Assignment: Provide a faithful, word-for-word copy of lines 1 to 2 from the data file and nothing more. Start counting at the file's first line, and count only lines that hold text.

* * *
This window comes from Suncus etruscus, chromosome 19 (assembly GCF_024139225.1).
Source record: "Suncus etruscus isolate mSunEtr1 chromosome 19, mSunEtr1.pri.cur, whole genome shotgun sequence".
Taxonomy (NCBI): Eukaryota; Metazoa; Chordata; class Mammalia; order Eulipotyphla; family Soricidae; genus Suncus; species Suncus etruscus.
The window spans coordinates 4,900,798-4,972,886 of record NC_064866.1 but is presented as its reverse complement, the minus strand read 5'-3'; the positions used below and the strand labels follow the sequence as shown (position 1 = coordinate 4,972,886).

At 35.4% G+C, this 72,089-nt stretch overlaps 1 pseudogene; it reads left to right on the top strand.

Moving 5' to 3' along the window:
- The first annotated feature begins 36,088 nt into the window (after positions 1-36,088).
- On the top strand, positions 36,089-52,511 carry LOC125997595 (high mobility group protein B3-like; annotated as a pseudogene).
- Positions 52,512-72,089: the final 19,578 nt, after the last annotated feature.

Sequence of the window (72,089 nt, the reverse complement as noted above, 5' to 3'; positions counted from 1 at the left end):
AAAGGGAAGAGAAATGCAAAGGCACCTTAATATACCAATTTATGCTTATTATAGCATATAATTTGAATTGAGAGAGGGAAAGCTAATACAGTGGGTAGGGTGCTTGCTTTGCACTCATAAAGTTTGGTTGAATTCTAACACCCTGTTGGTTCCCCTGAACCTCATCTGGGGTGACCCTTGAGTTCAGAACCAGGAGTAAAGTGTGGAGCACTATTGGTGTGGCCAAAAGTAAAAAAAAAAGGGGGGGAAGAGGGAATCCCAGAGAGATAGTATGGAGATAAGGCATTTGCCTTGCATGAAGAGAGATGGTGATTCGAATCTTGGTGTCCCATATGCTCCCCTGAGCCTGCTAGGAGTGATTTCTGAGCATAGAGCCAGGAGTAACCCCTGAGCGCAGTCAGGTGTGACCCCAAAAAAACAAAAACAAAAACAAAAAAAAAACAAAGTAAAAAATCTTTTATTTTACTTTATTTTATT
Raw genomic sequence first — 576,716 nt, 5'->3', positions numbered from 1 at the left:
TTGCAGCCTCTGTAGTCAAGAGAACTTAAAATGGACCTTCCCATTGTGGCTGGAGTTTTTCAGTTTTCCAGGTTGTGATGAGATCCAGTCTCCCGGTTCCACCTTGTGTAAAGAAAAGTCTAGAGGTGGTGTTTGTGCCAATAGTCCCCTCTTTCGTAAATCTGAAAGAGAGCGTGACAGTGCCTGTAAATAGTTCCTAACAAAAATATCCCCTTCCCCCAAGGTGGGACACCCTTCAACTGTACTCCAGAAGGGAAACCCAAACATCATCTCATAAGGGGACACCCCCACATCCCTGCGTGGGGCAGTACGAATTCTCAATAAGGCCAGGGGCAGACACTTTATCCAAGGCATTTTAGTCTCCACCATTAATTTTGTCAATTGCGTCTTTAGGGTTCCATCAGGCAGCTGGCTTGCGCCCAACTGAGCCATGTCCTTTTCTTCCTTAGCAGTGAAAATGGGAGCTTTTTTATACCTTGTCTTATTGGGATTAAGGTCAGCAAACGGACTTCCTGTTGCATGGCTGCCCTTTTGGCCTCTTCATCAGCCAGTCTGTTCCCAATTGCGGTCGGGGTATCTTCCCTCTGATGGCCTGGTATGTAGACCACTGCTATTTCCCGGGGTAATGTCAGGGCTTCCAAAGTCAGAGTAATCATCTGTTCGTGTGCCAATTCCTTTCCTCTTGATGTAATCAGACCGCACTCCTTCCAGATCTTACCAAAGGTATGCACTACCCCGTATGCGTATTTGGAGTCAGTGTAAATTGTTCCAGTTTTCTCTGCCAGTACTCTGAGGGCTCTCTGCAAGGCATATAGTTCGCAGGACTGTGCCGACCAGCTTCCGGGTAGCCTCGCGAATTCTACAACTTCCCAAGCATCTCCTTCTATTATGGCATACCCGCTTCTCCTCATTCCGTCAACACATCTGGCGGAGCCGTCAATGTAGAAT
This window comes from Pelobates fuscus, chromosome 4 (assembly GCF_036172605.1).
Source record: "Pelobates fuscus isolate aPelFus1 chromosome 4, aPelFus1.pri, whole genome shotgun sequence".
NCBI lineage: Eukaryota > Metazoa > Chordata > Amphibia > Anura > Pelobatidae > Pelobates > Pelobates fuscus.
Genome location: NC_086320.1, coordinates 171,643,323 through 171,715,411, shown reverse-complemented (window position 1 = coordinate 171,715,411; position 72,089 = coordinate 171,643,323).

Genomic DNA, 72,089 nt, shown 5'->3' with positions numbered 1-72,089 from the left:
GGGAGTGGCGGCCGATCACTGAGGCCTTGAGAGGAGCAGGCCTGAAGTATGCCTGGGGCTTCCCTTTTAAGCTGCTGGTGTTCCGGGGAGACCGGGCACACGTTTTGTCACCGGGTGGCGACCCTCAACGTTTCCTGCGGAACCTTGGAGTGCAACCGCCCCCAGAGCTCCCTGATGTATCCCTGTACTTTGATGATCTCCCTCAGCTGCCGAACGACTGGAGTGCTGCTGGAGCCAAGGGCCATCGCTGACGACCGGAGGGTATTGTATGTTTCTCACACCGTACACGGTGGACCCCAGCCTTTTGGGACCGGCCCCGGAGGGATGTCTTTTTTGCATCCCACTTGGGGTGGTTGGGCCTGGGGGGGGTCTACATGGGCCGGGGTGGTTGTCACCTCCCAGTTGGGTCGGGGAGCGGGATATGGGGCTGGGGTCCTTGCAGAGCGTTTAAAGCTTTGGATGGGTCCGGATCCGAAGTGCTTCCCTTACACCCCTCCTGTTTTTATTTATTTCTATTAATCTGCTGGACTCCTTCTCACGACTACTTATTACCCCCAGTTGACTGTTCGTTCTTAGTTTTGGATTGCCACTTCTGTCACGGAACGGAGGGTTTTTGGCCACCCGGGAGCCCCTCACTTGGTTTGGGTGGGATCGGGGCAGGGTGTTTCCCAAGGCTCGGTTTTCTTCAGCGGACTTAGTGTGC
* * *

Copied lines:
This window comes from Suncus etruscus, chromosome 19 (assembly GCF_024139225.1).
Source record: "Suncus etruscus isolate mSunEtr1 chromosome 19, mSunEtr1.pri.cur, whole genome shotgun sequence".